There are so many different paths artists can take, long and short term; opportunities every day. There are endless kinds of subjects, ready-made and unconventional materials, always something to start or finish, new methods to explore, and an overabundance of ideas to attempt in one lifetime. Self discipline is the order of every day, either to start working or know when to stop.
My philosophy is that doing something, unless naturally in need of rest, is better than doing nothing. However, being overly ambitious in too many areas is also how I, along with millions of other artists end up with a variety of different kinds of art (or just stuff!), and the arguements endorsing one type of study come into play. Should we restrain ourselves when it comes to making “stuff”? Why is consistency given more support than variety when it comes to showing and selling art?
Whatever choices we make; whichever direction we take depends mostly on the intention for the finished products. Who is it for, do you want it to sell it, where, how, and how quickly? Was work done as a personally cathartic process, as a lot of art is? …or is it just a thing with no emotional attachments or brainy messages? Artists who support themselves by offering a range of services, satisfied and busy enough by word-of-mouth sales, do well jumping from medium to medium. If the hope is selling work through galleries and art dealers though, what some call “too many voices” are apt to be a disadvantage.
In one of his recent articles, Robert Genn writes sensitively about multi-media artists. While he supports that “for artists, exploration is like oxygen” and that ”the nature of our game is to be distracted by our muse”, he also recommends that artists must present consistency in our approach if gallery exhibition/sales is what we pursue.
When a gallery represents an artist, they expect an overall consistent look and a clear statement. Where venues sell a number of artists’ work, the ambiance cannot be one that resembles a yard sale. If potential buyers view too many styles, subjects or media in one place or by one artist, they tend to lose interest, resort to window shopping, and walk away empty-handed.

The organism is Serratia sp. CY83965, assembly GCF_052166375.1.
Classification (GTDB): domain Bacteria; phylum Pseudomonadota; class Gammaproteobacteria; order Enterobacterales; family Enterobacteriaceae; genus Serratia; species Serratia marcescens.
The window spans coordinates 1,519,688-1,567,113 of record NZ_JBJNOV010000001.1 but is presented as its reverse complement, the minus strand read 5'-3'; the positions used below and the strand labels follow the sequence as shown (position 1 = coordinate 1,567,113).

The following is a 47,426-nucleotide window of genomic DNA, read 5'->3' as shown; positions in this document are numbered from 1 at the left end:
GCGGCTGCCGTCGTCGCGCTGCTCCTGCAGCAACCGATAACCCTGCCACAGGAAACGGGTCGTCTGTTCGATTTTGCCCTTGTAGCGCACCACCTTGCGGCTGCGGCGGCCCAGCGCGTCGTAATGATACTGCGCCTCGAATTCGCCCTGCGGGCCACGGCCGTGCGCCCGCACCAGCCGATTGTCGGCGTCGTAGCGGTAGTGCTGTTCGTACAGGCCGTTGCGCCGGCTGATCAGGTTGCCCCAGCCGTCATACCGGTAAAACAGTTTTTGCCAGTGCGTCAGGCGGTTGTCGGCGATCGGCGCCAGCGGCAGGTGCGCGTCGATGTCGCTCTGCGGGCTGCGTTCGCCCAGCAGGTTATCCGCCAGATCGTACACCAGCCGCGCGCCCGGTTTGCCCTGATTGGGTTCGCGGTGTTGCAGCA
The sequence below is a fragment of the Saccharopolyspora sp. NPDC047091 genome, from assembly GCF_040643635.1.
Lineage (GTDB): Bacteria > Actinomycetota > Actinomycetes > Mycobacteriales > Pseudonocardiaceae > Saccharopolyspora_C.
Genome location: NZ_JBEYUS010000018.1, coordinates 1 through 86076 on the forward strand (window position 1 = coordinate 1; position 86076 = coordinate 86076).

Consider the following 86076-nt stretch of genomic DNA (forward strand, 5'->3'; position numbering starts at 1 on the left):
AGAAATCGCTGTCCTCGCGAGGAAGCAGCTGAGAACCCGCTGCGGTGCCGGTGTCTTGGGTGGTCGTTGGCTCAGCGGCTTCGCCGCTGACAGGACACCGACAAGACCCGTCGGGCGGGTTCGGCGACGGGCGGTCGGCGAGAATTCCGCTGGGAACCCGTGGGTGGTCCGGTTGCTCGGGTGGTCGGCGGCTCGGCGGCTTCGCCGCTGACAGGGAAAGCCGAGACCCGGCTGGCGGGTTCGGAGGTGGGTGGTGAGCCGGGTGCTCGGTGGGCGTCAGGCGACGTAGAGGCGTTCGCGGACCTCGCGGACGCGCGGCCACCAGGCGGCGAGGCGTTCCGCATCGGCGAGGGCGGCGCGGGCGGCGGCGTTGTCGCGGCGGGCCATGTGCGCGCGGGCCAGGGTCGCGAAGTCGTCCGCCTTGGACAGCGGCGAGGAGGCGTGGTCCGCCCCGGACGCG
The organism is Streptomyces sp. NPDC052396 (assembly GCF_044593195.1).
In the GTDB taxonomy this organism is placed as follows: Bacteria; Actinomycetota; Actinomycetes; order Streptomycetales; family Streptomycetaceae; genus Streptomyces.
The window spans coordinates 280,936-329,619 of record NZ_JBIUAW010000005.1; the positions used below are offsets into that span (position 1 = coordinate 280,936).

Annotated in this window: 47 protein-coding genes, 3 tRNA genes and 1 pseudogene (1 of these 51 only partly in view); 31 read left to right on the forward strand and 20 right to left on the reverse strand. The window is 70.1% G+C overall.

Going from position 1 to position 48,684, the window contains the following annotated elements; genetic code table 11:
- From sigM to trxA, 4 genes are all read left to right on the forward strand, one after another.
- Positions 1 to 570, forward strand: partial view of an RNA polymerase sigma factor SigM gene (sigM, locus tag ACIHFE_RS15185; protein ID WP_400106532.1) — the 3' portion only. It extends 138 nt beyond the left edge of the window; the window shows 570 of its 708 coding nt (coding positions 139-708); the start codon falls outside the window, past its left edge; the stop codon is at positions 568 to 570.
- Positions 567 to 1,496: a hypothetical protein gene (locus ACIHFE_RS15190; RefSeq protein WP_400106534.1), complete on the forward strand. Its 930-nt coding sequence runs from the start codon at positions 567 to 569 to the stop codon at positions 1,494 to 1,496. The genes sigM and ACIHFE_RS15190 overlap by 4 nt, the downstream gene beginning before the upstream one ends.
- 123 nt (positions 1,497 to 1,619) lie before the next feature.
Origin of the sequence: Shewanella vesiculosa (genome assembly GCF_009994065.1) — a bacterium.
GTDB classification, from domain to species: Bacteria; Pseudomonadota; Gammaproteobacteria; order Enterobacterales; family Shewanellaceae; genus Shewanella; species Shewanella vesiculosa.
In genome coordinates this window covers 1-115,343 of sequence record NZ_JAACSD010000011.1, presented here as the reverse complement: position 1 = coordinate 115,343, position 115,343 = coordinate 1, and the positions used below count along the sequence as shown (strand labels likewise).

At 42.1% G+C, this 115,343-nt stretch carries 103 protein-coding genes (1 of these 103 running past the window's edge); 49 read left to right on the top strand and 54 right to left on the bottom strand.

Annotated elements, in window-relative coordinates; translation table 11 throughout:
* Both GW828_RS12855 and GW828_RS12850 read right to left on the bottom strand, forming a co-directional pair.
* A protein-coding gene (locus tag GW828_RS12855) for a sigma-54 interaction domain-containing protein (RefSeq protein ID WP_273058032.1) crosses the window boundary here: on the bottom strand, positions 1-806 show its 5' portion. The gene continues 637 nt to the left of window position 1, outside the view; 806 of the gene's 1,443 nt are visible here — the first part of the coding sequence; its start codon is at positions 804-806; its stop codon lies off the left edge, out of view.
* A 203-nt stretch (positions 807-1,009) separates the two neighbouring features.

I can relate to that: the effect is like standing in the toothpaste isle at the pharmacy, where the senses are bombarded with colorful packaging, alluring titles and fine-print promises. Assuming beforehand that the choice would not be anything but simple, there have been times when I’ve said ‘forget it’ and gone back another day. With art sales though, you don’t want buyers to come back another day, because it may not be your art they choose then.
Gallery owners and dealers do not do us any favor if they display too much variety in typically limited spaces, so Mr. Genn has an excellent suggestion: bring art done in different medias to different galleries.
He also says to keep working no matter what.
Artists have a strong sense of mission. Periodically it needs reevaluation, and with that bigger picture clear, we create the way as it unfolds before us. If we are serious about selling, we first need to become familiar with what we are best at, what we love, what works and what doesn’t. We need experience in order to learn – that takes time – and there’s no getting around it. Experimentation is fundamental to this profession, but if it’s intended to be sold to others and by others, simplifying the look and clarifying the purpose of our art is crucial.
A viewer at one of my exhibitions commented, “You’re all over the place, arentcha?!” As disturbing as that was, it’s true and I needed to hear it, eventually concluding that I do need to clean up my act, but at the same time this is how I work. This is how my stuff works. Every so often there are paintings or a series of works that encompass all that’s been learned and all that I’m capable of; breakthroughs that define a solid new direction or validate the existing one. The commissioned set of paintings described above were like that, and their significance is still an influence on today’s work and will be on tomorrows’ too. They verified that I’m on the right path even though much of the time is spent off of it, experimenting. I call it serious play and paying attention… “playing attention”! Once in a while the bits and pieces come together in one big rewarding “Eureka!”.